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rockypg
01-04-2010, 10:32 AM
With the recent official launch of the i5 and the i3 processor lineups which add to their already existing Core2Duo, QuadCore, i7, Celeron and Atom lines, Intel's offering suddenly becomes extremely confusing, not to mention the numbers they use to denote specific model. T7500 is NOT better than the Q3500 for instance..

Anyone know of any guide to selecting the right processor for that next purchase?

HorseloverFat
01-04-2010, 10:59 AM
You can see the benchmarks on the CPU here:

http://cpubenchmark.net/

Of course this is just a benchmark test thats pretty generic, but its an easy way to figure out performance per dollar for general applications.

Its also imporant to consider cores. Sure, I can get a dual core with a faster clock which is nice for my single threaded application but a quad core with a slower clock is better for my applications that run multithreaded natively. For typical use I'd stay with 2 cores and go with a faster clock speed.

On top of all this, the Intel CPUs are easily overclockable. So you can get a 2.2ghz dual core and knock it up to 3ghz with stock cooling.

Tamerlane
01-04-2010, 11:38 AM
http://cpubenchmark.net/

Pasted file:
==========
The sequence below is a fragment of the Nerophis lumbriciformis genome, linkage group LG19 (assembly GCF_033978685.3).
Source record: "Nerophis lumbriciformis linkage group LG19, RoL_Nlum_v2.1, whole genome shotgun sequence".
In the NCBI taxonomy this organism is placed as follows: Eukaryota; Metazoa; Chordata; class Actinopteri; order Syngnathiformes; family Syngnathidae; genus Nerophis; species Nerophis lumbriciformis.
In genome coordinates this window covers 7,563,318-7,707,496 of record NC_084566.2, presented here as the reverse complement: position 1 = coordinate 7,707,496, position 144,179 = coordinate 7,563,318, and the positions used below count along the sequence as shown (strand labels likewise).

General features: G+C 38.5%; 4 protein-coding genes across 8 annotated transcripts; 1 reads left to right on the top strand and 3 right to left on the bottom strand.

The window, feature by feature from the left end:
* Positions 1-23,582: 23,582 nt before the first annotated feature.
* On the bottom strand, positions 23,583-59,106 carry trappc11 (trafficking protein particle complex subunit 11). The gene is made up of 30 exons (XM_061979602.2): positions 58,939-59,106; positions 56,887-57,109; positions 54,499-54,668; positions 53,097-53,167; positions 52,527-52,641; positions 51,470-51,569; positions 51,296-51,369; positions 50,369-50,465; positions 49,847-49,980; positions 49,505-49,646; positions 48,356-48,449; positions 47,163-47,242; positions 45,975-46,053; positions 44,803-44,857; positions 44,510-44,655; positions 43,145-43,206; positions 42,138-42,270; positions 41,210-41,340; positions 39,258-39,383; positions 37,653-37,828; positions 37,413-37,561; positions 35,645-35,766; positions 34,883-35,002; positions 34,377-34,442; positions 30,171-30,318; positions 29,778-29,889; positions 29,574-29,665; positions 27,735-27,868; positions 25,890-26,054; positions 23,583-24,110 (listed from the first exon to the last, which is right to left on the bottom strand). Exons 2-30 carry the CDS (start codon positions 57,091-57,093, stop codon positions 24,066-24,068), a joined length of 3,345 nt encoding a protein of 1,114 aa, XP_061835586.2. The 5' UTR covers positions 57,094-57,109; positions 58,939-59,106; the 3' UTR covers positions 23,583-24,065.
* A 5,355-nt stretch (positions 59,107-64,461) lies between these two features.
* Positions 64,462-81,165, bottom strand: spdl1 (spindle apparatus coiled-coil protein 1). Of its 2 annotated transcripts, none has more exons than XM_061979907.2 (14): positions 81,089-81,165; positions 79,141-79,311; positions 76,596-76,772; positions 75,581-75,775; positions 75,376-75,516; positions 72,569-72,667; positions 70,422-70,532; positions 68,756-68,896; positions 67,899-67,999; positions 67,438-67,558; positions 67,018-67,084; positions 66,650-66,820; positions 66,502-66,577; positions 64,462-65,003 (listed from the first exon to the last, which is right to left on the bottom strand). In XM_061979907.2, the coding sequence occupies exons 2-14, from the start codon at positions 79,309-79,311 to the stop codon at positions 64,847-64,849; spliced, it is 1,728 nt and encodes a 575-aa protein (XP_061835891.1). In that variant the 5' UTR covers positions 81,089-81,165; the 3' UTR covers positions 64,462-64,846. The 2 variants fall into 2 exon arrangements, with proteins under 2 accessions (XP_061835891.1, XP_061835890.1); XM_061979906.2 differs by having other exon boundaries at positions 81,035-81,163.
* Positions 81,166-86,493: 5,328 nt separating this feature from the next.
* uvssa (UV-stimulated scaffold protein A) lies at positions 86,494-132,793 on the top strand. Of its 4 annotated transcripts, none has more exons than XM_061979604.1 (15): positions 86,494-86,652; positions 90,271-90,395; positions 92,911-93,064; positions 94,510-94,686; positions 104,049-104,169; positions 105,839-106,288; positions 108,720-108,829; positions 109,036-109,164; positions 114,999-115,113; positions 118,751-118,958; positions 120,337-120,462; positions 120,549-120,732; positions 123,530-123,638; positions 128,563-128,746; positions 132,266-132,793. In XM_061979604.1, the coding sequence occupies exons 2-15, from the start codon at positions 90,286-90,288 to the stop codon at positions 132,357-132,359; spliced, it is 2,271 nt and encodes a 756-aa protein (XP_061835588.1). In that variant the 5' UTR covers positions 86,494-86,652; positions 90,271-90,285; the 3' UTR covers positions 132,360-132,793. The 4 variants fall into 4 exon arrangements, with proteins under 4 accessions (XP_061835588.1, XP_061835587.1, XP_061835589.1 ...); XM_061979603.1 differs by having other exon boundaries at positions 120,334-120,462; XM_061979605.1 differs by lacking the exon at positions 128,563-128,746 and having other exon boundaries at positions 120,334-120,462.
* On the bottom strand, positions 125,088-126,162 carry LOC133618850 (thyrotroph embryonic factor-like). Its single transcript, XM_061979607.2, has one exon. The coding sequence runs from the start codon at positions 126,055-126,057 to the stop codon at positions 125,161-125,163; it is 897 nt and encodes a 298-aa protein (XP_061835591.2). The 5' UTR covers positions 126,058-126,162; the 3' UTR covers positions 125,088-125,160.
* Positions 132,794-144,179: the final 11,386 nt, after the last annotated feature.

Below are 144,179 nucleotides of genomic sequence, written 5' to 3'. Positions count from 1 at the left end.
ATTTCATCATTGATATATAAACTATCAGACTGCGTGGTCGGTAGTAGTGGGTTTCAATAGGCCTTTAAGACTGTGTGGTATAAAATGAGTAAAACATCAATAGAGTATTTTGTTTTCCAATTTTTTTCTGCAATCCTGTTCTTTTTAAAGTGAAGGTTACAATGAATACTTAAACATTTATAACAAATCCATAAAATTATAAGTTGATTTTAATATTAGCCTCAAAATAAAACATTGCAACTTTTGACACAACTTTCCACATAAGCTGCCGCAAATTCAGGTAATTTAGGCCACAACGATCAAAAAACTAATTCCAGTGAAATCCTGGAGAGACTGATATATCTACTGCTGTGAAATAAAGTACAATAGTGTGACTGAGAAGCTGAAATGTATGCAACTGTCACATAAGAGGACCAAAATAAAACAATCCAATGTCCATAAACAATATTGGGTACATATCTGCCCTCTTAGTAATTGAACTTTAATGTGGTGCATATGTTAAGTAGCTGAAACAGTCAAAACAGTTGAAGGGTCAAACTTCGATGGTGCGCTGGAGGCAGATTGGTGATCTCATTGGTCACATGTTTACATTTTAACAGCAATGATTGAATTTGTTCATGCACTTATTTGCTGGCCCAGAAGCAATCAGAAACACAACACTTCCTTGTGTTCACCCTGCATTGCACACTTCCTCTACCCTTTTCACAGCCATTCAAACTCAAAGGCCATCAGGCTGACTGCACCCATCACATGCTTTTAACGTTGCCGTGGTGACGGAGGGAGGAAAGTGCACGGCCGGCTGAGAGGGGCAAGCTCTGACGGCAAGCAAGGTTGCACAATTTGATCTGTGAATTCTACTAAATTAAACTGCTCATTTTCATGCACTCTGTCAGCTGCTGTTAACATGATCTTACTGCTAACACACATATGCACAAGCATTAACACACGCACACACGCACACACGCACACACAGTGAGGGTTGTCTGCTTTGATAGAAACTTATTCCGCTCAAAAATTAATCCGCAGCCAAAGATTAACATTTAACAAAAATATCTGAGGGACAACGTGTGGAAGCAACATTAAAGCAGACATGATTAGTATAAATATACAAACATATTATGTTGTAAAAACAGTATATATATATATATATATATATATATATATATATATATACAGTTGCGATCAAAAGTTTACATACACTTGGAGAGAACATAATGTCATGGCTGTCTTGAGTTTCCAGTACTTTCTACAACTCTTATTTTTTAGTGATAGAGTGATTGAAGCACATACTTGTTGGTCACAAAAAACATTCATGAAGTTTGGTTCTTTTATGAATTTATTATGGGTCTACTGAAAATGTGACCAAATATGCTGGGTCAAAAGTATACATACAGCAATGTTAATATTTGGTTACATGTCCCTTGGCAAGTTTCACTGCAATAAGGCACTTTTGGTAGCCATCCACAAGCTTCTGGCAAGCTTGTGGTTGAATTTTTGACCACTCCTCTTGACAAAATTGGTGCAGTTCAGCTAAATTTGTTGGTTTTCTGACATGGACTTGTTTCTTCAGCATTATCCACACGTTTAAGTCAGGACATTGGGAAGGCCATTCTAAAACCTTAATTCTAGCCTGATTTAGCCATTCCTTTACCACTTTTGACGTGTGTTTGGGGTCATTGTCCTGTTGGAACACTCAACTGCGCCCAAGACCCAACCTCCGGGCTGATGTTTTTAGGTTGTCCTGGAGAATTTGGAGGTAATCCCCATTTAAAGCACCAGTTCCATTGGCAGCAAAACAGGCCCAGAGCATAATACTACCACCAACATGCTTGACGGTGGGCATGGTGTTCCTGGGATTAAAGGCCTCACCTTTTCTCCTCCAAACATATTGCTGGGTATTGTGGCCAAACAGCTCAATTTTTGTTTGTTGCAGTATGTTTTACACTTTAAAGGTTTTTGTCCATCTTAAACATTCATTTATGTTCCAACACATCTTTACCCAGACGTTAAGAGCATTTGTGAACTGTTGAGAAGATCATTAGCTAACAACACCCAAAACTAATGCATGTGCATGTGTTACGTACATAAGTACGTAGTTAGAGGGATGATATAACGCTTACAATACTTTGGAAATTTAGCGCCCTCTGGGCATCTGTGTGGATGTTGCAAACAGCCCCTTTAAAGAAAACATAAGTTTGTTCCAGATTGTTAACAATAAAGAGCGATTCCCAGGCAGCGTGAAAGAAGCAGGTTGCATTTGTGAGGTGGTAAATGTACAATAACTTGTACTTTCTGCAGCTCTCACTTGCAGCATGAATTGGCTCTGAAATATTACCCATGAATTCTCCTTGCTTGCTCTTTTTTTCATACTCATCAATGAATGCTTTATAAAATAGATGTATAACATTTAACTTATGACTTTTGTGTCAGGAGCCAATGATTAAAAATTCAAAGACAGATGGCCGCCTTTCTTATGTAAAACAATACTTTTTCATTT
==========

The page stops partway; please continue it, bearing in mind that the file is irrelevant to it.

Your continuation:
Fun site - I like the plethora of older processors. According to this one my brand new desktop has approximately 11.96x the processing power of my old one. Guess it really was time to upgrade :D.

running coach
01-04-2010, 02:21 PM
http://tomshardware.com/reviews/Components,1/CPU,1/
http://anandtech.com/cpuchipsets/

dogeman
01-04-2010, 10:12 PM
Core2Duo and Core2Quad are 2 and 4 core processors based on a particular microarchitecture (most of them Penryn and Wolfdale). The i5s and i7s are the replacement processors, based on a newer archicture. Basically the i5s and i7s are more powerful. Last time I spoke to an intel rep he said the new architecture would be Intel's primary platform heading into the future.

The i5s and i7s at the moment are 4 core processors. There will be dual core i5s released soon (in Australia that is). The core2duo and core2quad models will become low cost entry level processors, like the Celeron is at the moment. Celeron and Pentium and the moment are used to denote cheap, entry level processors. The Atom range are low power processors designed for netbooks.

You are correct, the range at the moment is very confusing if you haven't been following it closely, and the best advice is to read CPU benchmarks from the links already given. Not much can be predicted about a processors performance by simpling looking at processor specifications, for example clock speed. I still see people who don't understand a 1.6Ghz i7m is vastly superior to a 3.0 Ghz Pentium D, even though the clock speed is half. Since multi-core CPUs came out the clock speed taken alone gives almost no indication of performance. Even the number of cores doesn't give much indication, as witnessed by the benchmark scores of i7s and core2quads. A benchmark is the only reliable way to predict CPU performance.

rockypg
01-10-2010, 02:33 PM
Thanks folks, rather informative replies.

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